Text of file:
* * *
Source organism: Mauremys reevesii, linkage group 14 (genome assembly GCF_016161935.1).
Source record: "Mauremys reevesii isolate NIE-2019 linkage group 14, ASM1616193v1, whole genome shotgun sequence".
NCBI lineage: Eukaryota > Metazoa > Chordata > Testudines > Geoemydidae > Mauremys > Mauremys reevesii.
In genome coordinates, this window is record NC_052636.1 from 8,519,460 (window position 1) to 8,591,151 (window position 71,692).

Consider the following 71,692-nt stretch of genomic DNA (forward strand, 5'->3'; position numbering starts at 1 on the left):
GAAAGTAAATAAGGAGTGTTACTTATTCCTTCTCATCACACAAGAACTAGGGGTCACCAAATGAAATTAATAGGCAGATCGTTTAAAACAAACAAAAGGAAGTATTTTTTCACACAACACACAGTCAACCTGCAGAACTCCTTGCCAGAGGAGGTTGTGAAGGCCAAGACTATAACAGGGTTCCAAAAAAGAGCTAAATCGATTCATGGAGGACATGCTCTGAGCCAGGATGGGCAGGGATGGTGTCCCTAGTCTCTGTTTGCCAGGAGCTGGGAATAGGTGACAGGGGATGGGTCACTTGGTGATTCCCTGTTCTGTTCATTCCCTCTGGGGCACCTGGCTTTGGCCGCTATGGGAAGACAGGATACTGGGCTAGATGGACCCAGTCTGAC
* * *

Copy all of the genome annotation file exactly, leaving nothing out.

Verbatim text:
Source organism: Mauremys reevesii, linkage group 14 (genome assembly GCF_016161935.1).
Source record: "Mauremys reevesii isolate NIE-2019 linkage group 14, ASM1616193v1, whole genome shotgun sequence".
NCBI lineage: Eukaryota > Metazoa > Chordata > Testudines > Geoemydidae > Mauremys > Mauremys reevesii.
In genome coordinates, this window is record NC_052636.1 from 8,519,460 (window position 1) to 8,591,151 (window position 71,692).

Consider the following 71,692-nt stretch of genomic DNA (forward strand, 5'->3'; position numbering starts at 1 on the left):
GAAAGTAAATAAGGAGTGTTACTTATTCCTTCTCATCACACAAGAACTAGGGGTCACCAAATGAAATTAATAGGCAGATCGTTTAAAACAAACAAAAGGAAGTATTTTTTCACACAACACACAGTCAACCTGCAGAACTCCTTGCCAGAGGAGGTTGTGAAGGCCAAGACTATAACAGGGTTCCAAAAAAGAGCTAAATCGATTCATGGAGGACATGCTCTGAGCCAGGATGGGCAGGGATGGTGTCCCTAGTCTCTGTTTGCCAGGAGCTGGGAATAGGTGACAGGGGATGGGTCACTTGGTGATTCCCTGTTCTGTTCATTCCCTCTGGGGCACCTGGCTTTGGCCGCTATGGGAAGACAGGATACTGGGCTAGATGGACCCAGTCTGAC